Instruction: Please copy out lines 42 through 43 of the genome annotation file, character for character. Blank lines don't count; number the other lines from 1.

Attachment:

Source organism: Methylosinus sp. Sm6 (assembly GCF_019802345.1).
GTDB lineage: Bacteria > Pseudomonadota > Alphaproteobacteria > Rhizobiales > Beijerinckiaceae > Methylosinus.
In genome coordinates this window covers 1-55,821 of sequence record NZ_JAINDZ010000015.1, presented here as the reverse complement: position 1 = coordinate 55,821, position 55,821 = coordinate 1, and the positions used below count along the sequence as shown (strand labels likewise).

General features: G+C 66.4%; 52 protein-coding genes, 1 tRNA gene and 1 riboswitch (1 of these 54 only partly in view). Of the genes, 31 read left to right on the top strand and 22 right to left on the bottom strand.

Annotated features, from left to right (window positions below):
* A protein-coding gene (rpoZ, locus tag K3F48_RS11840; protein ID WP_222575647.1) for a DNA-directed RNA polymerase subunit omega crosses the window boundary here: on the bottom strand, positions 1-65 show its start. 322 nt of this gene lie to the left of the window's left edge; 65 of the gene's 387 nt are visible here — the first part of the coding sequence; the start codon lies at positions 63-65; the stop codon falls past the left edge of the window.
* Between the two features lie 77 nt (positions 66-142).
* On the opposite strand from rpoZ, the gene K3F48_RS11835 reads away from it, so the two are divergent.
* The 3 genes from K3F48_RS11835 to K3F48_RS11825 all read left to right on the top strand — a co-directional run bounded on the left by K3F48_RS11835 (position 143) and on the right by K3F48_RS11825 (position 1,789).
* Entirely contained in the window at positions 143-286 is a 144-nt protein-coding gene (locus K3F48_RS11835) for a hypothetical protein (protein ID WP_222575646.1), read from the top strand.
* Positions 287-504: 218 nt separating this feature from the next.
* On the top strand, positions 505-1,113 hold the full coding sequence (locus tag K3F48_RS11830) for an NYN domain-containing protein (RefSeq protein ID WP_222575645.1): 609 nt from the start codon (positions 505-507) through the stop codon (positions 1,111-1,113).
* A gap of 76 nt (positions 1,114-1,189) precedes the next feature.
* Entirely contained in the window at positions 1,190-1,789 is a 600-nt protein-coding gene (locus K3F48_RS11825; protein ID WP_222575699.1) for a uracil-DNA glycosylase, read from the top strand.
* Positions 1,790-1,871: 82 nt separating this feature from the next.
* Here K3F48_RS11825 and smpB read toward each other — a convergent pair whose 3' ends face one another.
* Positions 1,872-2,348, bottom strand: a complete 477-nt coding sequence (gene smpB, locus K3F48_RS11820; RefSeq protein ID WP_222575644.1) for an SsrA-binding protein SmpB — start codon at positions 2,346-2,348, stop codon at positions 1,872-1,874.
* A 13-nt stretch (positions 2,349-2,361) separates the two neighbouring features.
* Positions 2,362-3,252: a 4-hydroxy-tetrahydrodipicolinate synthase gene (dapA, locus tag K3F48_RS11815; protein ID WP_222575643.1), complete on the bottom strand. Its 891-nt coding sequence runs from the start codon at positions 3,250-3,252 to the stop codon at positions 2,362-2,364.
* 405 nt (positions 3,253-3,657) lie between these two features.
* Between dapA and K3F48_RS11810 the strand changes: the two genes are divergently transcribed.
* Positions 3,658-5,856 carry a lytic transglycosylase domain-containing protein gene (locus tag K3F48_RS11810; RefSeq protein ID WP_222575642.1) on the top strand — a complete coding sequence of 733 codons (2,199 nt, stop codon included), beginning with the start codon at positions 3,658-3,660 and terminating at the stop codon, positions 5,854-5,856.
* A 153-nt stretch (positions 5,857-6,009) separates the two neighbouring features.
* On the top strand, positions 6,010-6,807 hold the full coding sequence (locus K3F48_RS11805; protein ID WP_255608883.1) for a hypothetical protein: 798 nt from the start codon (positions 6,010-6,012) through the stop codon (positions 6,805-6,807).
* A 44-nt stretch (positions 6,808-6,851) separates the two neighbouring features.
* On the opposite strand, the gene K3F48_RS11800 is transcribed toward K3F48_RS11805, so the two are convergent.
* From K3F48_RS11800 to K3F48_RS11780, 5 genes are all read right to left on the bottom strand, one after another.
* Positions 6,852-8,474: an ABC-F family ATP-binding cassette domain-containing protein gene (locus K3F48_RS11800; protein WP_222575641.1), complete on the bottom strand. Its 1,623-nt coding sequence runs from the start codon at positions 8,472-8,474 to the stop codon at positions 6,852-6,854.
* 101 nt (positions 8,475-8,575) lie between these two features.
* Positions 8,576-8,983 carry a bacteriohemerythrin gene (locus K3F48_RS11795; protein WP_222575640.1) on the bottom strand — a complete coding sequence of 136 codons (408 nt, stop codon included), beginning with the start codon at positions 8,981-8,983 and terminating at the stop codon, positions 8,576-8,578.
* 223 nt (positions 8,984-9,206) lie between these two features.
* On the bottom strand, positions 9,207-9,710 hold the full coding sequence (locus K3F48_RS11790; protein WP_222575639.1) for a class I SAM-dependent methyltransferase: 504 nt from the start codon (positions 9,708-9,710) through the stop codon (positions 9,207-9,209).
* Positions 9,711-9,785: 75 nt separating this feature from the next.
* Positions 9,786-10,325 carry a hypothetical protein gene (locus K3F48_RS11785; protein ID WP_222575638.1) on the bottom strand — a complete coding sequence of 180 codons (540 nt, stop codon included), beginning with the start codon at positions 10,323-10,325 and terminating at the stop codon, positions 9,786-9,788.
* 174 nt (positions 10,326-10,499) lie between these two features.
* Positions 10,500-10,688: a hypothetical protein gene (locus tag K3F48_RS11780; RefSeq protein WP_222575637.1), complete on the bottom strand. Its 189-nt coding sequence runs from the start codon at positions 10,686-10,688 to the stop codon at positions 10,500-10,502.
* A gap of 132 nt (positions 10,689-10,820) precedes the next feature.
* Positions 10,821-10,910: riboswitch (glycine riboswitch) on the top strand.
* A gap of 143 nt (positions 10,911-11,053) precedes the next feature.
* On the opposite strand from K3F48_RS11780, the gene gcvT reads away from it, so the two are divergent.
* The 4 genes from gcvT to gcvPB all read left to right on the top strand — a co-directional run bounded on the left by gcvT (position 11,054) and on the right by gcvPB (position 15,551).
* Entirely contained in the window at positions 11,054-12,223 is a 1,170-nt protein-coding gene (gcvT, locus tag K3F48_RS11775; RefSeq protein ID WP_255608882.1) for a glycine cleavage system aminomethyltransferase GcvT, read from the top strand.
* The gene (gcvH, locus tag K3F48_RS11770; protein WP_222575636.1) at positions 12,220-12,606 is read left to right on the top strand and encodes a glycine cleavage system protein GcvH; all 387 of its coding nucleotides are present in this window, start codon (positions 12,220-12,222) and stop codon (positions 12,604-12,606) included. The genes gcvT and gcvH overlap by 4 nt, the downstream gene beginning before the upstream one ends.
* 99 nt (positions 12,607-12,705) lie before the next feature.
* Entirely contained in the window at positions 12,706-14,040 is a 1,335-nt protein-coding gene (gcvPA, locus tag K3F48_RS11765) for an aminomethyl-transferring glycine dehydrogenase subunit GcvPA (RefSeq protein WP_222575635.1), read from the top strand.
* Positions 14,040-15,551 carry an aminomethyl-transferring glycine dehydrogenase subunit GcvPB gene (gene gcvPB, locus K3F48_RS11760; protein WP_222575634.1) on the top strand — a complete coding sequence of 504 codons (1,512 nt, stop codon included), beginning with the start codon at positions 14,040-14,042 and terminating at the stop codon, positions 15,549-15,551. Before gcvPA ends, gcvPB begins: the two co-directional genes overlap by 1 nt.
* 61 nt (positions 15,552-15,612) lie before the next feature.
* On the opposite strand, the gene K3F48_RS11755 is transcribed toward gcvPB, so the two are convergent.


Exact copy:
* Entirely contained in the window at positions 11,054-12,223 is a 1,170-nt protein-coding gene (gcvT, locus tag K3F48_RS11775; RefSeq protein ID WP_255608882.1) for a glycine cleavage system aminomethyltransferase GcvT, read from the top strand.
* The gene (gcvH, locus tag K3F48_RS11770; protein WP_222575636.1) at positions 12,220-12,606 is read left to right on the top strand and encodes a glycine cleavage system protein GcvH; all 387 of its coding nucleotides are present in this window, start codon (positions 12,220-12,222) and stop codon (positions 12,604-12,606) included. The genes gcvT and gcvH overlap by 4 nt, the downstream gene beginning before the upstream one ends.